Module 3 Lab Experiment-Chemistry

Molecular Modeling and
Lewis Structures

Version 42-0080-00-02

Review the safety materials and wear goggles when
working with chemicals. Read the entire exercise
before you begin. Take time to organize the materials
you will need and set aside a safe work space in
which to complete the exercise.

Experiment Summary:

In this experiment, you will draw Lewis structures
for a series of molecules and then create the VSEPR
model for the molecule using the modeling kit.

EXPERIMENT

Learning Objectives
Upon completion of this laboratory, you will be able to:

● Define allotropes, valence electrons, and lone pairs.

● Describe the duet rule and octet rule.

● Define and create Lewis structures.

● Describe the valence shell electron pair repulsion (VSEPR) model.

● Draw Lewis structures for molecules.

● Create VSEPR models of molecules with molecular modeling kits.

● Identify the number of valence electrons of elements using the periodic table.

● Diagram resonance structures.

● Classify the VSEPR model of a molecule as: linear, trigonal planar, tetrahedral, trigonal
bipyramidal, or octahedral.

● Assemble molecules with molecular modeling kits, preparing single bonds, double bonds, and
resonance structures.

Time Allocation: 3.5 hours

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Experiment Molecular Modeling and Lewis Structures

Materials
Student Supplied Materials

Quantity Item Description
1 Camera, digital or smartphone
1 Pen
1 Sheet of white paper

HOL Supplied Materials

Quantity Item Description
1 Modeling kit (Molecular Modeling and Lewis Structures):

6 – Single bonds
4 – Double bonds
18 – Lone pairs
5 – White (1 hole)
1 – Pink (2 holes)
1 – Gray (3 holes)
2 – Red (4 holes)
2 – Black (4 holes)
6 – Green (4 holes)
1 – Blue (4 holes)
4 – Yellow (4 holes)
1 – White (5 holes)
1 – Yellow (6 holes)

Note: To fully and accurately complete all lab exercises, you will need access to:

1. A computer to upload digital camera images.

2. Basic photo editing software, such as Microsoft Word® or PowerPoint®, to add labels, leader
lines, or text to digital photos.

3. Subject-specific textbook or appropriate reference resources from lecture content or other
suggested resources.

Note: The packaging and/or materials in this LabPaq kit may differ slightly from that which is listed
above. For an exact listing of materials, refer to the Contents List included in your LabPaq kit.

Experiment Molecular Modeling and Lewis Structures

Background
Structure and bonding

The structure and molecular bonding of molecules is an important factor in the course of chemical
reactions. Both diamond and graphite are variants of the carbon atom, and while both substances
are exclusively composed of carbon, it is the difference in the structure and molecular bonding
of the carbon atoms that result in the two extraordinarily different minerals. Different structural
modifications of an element are referred to as allotropes. See Figure 1.

Figure 1. Allotropes of the element carbon. A. Crystalline structure of diamond. B. Crystalline
structure of graphite. © Michael Ströck

Many properties and characteristics are involved in chemical bonding and molecular structure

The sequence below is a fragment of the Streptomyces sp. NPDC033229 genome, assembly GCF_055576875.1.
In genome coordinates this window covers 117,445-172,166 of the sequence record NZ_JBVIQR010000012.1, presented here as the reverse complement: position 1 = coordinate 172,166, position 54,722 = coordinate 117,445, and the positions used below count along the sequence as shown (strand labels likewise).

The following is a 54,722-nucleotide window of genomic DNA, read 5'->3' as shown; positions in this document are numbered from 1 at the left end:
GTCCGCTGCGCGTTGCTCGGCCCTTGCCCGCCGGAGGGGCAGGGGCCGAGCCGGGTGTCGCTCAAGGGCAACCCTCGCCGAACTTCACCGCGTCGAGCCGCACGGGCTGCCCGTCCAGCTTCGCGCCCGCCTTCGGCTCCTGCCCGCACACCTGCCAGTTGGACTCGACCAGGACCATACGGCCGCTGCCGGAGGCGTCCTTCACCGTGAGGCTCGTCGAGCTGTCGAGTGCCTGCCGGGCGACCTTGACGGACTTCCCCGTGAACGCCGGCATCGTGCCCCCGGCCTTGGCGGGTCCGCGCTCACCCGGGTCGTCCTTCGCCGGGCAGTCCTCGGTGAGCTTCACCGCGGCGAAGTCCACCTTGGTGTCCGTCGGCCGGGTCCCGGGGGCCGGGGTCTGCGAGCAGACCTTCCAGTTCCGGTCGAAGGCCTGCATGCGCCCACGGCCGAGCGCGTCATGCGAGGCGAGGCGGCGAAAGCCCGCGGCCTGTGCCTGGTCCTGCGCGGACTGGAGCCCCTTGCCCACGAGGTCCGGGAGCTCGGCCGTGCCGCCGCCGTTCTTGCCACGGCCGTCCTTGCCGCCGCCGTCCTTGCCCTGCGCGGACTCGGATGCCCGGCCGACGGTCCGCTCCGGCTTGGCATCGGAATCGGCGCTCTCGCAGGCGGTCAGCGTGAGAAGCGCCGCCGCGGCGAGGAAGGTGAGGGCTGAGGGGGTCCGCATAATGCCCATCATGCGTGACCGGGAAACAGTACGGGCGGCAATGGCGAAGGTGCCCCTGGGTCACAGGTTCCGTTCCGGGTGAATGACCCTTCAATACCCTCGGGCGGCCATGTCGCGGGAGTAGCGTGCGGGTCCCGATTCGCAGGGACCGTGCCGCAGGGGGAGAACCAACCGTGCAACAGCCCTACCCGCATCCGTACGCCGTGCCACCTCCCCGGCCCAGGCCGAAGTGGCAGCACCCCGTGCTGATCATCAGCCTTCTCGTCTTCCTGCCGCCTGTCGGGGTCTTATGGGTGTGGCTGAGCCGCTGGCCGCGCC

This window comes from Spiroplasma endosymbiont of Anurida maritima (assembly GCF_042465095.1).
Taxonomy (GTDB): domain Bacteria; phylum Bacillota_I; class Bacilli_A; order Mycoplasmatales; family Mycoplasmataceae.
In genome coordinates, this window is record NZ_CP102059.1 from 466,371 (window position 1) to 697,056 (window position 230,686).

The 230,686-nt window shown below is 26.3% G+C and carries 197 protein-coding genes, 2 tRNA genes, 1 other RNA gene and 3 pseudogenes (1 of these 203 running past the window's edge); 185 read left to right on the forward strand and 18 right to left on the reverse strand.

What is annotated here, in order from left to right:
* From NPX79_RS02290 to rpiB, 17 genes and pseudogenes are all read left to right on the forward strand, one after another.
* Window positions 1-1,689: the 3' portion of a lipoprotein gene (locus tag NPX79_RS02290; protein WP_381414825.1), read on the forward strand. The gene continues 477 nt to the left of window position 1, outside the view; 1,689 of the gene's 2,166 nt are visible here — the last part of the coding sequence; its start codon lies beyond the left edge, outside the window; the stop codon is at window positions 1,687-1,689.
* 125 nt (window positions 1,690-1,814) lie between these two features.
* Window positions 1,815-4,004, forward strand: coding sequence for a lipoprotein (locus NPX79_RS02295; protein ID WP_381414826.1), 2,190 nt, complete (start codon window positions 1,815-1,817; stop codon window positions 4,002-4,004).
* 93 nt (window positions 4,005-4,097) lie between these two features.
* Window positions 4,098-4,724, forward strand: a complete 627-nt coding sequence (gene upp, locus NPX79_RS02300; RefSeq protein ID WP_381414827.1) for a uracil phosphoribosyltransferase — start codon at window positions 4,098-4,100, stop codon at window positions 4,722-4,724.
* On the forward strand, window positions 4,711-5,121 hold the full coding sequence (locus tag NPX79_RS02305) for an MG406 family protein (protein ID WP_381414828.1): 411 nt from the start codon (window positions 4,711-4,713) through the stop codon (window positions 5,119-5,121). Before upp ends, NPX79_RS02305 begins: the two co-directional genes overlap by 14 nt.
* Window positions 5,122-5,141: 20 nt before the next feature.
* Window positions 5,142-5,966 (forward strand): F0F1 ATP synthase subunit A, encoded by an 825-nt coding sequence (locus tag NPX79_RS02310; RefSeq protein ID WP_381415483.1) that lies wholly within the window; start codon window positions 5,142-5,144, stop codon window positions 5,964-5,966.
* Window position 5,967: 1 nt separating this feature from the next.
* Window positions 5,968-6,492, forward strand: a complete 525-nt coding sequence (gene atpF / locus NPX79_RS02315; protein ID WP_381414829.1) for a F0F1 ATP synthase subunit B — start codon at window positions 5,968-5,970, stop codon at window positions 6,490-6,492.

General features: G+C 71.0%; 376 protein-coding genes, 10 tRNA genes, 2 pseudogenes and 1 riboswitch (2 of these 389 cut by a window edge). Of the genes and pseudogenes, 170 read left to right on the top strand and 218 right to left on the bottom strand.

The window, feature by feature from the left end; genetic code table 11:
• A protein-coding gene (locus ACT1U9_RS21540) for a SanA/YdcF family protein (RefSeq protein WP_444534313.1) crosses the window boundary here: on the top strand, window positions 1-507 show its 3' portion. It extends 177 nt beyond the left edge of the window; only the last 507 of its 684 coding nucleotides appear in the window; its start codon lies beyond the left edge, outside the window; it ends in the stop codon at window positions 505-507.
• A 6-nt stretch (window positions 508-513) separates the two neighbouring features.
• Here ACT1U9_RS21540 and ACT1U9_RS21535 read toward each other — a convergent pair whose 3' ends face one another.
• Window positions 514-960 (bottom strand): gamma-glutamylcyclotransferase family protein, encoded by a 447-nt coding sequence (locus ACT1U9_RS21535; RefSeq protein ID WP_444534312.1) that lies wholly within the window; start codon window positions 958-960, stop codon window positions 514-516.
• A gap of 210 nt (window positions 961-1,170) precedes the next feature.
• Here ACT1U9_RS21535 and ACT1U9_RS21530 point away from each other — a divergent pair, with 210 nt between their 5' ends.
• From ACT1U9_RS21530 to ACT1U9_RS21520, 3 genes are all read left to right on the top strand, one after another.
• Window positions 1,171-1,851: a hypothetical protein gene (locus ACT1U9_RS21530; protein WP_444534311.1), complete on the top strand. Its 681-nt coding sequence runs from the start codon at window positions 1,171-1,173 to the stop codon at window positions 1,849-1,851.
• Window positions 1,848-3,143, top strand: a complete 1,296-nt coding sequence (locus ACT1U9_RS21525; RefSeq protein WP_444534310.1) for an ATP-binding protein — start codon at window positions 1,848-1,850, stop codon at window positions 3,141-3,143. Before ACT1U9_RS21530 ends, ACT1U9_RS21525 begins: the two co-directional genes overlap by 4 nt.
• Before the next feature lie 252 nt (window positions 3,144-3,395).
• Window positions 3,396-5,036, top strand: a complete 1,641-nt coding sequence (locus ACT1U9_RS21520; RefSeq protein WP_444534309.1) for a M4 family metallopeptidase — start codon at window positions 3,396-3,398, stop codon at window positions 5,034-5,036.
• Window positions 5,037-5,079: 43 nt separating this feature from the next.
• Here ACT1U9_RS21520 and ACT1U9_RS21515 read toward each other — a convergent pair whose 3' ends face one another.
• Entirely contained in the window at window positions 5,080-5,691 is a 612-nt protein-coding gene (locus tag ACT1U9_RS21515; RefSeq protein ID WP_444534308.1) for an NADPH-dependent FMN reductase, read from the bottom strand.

and function including bond strength, polarity, and atomic orbitals. The focus of this lab is the
localized electron model. This model assumes that a molecule is bonded through the sharing of
valence electron pairs. The localized electron model also highlights valence electron arrangement,
Lewis structures, and molecular shape.

Valence electrons and Lewis structures

Valence electrons are the electrons of an atom located in the outermost shell of an atom. The
number of valence electrons that an atom (element) contains can be found in the periodic table.
Elements in the same group (vertical column) of the periodic table contain the same number of
valence electrons. See Figure 2. For example, all elements in group 7 (VIIA), including fluorine,
chlorine, bromine, and iodide, have 7 valence electrons. All of the elements in group 6 (VIA), such
as oxygen and sulfur, have 6 valence electrons.

Experiment Molecular Modeling and Lewis Structures

Figure 2. Periodic Table of Elements. The number of valence electrons of an atom is determined
by the group number, shown directly above each group in roman numerals. Click to Download

Printable Version.

For example, all elements in group 6 (VIA); oxygen, sulfur, chlorine, bromine, iodide, and astatine,
contain 6 valence electrons. Likewise, all elements in group 4 (IVA); carbon, silicon, germanium,
tin, and lead, contain 4 valence electrons. See Figure 3.

Figure 3. Valence electrons examples.

Molecules are surrounded by an electron cloud: the electrons belong to the entire molecule,
rather than the individual atoms. It is useful, however, to model atoms and electrons in an
organized manner to better understand the structure of a molecule.

Experiment Molecular Modeling and Lewis Structures

A Lewis structure shows how valence electrons are arranged among atoms in a molecule. In
arranging valence electrons, the duet and octet rules are very important. The duet rule applies to
molecules containing hydrogen, as hydrogen is most stable when sharing two valence electrons.
The octet rule is based upon the observation that atoms (other than hydrogen) are most stable
when surrounded by eight valence electrons. These 8 valence electrons can either be shared
(bonds) or not shared (lone pairs).

Consider the bonding of hydrogen and fluorine. Hydrogen (Group IA) has 1 valence electron and
fluorine (Group VIIA) has 7 valence electrons. See Figure 4. The atoms form the molecule hydrogen
fluoride (HF), which has a total of 8 valence electrons in its electron cloud. The hydrogen follows